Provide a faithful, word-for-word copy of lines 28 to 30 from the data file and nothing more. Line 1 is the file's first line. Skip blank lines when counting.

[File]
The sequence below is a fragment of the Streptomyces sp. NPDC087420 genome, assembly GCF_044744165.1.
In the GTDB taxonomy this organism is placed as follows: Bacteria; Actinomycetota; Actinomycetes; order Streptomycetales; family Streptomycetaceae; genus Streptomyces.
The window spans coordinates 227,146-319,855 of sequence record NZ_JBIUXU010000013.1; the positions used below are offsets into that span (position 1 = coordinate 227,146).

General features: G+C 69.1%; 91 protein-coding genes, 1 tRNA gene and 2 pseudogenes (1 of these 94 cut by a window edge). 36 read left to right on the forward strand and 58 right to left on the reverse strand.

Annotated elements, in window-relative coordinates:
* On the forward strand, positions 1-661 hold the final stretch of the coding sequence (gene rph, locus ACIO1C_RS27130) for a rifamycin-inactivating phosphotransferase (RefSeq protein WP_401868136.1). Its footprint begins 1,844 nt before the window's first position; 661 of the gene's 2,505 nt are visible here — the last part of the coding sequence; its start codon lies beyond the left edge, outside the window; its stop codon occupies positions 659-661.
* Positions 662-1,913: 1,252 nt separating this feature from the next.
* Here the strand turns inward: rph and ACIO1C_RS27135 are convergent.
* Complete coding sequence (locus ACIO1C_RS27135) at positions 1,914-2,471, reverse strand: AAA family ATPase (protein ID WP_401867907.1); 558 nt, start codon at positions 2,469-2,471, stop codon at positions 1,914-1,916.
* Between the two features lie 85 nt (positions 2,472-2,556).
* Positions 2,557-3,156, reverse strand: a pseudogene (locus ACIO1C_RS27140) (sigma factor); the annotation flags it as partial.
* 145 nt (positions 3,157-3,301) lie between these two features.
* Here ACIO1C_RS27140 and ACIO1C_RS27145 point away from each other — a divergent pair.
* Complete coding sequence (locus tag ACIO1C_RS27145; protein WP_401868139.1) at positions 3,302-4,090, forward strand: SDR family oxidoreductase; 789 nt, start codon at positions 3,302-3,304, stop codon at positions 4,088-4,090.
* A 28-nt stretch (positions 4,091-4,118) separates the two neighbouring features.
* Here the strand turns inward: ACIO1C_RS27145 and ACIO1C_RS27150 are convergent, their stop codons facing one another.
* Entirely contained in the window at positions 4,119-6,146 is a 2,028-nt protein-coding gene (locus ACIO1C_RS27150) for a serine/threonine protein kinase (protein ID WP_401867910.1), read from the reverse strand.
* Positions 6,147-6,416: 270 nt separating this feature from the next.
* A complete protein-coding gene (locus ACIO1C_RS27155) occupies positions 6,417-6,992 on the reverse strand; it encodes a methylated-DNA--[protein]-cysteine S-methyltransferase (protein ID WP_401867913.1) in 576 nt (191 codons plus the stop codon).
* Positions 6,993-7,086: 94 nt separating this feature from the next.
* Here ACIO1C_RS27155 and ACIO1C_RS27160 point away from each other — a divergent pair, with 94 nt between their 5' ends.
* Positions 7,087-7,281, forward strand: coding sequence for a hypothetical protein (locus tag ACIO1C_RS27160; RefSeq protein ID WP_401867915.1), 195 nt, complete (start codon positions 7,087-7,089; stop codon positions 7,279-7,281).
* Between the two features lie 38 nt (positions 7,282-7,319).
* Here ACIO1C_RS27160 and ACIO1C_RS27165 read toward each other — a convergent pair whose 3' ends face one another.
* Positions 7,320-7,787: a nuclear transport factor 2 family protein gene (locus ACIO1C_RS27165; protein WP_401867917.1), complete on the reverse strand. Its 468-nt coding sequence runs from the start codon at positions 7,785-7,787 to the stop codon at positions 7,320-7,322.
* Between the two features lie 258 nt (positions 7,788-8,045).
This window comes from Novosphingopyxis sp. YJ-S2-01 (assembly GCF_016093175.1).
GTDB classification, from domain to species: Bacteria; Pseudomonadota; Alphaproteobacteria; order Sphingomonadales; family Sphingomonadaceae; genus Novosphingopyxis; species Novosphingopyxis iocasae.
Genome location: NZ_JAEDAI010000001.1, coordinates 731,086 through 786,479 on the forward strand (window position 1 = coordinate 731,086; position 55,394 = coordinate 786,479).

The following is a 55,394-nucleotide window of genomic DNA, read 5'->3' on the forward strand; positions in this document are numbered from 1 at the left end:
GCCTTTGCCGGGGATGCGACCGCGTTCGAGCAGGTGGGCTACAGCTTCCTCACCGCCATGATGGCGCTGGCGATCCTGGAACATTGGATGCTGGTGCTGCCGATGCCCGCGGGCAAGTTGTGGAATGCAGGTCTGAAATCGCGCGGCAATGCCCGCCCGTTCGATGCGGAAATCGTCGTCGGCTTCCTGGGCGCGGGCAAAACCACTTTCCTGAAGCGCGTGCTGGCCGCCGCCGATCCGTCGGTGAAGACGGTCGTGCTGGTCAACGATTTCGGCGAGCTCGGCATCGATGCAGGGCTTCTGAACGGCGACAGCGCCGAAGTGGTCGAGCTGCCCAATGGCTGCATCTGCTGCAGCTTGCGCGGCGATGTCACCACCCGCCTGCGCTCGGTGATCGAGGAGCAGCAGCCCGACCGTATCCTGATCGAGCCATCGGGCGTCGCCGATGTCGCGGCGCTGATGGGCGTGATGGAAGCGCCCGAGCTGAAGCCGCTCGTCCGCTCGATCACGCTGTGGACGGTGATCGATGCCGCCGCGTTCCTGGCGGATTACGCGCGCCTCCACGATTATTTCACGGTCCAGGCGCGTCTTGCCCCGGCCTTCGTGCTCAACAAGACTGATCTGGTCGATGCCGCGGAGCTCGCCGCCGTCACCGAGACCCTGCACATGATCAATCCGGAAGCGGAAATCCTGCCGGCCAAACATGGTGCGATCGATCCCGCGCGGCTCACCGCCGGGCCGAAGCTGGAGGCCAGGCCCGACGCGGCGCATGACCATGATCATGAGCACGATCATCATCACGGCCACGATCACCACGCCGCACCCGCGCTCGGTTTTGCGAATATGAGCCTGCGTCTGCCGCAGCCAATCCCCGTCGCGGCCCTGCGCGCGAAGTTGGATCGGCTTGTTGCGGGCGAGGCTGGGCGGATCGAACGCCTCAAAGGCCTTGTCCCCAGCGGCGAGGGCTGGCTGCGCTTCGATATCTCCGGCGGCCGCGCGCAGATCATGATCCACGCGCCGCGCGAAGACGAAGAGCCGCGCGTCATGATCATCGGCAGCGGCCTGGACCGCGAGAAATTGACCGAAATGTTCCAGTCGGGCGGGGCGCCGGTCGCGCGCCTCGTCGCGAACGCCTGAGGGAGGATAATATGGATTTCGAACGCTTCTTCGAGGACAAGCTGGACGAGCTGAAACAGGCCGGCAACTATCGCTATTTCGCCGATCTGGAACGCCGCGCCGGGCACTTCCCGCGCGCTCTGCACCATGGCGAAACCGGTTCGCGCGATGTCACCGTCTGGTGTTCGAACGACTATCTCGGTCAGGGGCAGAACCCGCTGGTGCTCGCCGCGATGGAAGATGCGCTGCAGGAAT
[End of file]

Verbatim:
GTDB classification, from domain to species: Bacteria; Pseudomonadota; Alphaproteobacteria; order Sphingomonadales; family Sphingomonadaceae; genus Novosphingopyxis; species Novosphingopyxis iocasae.
Genome location: NZ_JAEDAI010000001.1, coordinates 731,086 through 786,479 on the forward strand (window position 1 = coordinate 731,086; position 55,394 = coordinate 786,479).

The following is a 55,394-nucleotide window of genomic DNA, read 5'->3' on the forward strand; positions in this document are numbered from 1 at the left end: